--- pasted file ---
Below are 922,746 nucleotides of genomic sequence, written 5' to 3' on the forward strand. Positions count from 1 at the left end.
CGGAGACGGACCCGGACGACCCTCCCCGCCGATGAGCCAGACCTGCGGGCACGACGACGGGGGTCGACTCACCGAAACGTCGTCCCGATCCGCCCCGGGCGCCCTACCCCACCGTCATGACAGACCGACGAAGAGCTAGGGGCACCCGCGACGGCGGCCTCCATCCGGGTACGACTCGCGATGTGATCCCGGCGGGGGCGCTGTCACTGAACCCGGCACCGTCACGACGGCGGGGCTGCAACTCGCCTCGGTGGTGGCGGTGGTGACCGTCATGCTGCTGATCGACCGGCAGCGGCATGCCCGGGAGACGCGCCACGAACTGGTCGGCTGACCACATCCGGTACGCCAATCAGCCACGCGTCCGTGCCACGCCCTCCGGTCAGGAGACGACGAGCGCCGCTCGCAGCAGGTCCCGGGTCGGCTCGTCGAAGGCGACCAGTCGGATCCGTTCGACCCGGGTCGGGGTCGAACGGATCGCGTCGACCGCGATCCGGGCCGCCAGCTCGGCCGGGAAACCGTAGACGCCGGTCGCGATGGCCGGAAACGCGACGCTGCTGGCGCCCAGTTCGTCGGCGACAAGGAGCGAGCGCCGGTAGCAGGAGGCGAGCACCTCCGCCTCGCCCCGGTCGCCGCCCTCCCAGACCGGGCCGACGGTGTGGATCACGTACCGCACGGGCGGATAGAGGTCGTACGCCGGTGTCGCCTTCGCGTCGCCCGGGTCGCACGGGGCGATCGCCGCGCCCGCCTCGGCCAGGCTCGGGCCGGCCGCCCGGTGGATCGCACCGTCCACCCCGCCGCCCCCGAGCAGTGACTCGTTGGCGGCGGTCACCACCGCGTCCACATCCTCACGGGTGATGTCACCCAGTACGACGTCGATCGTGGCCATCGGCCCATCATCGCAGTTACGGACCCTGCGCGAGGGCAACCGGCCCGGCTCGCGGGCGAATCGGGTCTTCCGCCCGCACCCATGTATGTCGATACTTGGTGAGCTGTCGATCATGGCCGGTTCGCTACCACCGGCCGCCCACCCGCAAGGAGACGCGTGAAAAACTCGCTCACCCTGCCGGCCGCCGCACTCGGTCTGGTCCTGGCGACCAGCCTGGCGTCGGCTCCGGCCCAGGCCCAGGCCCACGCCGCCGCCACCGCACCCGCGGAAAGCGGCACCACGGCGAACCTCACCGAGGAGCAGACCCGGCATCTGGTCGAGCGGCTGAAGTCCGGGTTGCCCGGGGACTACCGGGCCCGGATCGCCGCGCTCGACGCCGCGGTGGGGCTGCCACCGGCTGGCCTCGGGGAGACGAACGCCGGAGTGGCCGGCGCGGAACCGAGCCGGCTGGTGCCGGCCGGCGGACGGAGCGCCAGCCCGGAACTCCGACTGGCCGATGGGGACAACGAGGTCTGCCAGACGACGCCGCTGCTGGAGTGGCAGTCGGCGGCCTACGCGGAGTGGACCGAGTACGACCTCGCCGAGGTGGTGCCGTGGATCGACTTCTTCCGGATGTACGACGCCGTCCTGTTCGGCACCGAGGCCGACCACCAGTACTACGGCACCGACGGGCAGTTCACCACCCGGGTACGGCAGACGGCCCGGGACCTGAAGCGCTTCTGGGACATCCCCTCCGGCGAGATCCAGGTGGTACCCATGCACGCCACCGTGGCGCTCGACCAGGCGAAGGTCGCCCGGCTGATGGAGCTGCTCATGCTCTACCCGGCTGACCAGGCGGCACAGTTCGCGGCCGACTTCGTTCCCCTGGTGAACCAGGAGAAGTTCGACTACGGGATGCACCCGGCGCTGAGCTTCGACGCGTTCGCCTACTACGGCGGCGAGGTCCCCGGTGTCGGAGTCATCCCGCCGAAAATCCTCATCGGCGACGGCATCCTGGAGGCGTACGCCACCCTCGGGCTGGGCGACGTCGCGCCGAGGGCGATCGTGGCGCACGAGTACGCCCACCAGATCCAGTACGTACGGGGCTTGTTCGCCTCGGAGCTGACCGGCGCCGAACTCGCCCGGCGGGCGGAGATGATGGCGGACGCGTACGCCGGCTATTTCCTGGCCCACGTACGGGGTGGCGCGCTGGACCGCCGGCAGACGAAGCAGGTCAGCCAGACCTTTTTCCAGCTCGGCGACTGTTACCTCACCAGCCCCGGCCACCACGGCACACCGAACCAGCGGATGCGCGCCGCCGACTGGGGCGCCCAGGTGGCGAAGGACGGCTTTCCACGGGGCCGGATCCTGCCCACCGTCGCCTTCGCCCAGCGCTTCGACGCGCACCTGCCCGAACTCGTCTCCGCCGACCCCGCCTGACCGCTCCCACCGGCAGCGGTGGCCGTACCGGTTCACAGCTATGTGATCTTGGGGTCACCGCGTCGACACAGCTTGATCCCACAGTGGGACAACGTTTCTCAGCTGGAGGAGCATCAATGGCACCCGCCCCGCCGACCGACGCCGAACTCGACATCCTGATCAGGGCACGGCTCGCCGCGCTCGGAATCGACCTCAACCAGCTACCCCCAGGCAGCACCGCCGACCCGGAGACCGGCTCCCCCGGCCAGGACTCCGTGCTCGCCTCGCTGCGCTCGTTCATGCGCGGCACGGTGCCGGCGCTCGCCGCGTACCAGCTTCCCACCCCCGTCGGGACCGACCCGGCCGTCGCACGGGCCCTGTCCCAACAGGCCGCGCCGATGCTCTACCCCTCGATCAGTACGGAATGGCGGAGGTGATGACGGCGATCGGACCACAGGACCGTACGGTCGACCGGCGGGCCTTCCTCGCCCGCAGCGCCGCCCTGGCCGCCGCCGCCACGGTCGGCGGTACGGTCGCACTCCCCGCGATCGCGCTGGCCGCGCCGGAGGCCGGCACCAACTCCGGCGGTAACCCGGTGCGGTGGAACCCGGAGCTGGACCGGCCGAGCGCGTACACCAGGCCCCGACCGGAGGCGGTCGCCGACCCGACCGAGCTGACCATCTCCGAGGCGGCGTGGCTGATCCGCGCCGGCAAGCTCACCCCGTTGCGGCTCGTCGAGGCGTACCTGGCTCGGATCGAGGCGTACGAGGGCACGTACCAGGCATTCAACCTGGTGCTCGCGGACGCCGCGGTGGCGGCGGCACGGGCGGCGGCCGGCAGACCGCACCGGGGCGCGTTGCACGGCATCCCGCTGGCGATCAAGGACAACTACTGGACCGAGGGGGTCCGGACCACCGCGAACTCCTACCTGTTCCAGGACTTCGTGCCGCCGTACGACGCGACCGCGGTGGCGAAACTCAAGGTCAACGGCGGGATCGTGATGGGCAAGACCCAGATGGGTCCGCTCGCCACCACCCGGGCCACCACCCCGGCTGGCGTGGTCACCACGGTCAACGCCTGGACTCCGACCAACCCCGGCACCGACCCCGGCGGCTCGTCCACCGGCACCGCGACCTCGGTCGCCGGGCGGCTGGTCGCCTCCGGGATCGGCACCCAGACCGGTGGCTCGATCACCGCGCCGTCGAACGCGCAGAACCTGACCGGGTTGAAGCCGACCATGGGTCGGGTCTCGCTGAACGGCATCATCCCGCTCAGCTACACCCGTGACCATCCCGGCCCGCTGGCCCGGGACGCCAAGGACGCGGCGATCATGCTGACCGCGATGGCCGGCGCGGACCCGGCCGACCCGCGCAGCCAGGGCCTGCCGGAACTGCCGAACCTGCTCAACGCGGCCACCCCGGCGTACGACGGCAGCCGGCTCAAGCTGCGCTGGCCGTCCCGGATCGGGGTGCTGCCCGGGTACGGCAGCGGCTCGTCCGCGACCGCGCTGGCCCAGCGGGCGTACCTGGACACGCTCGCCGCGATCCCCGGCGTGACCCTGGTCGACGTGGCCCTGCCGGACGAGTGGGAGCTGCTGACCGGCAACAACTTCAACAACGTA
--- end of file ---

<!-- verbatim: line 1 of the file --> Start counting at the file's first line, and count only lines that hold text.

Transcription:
Below are 922,746 nucleotides of genomic sequence, written 5' to 3' on the forward strand. Positions count from 1 at the left end.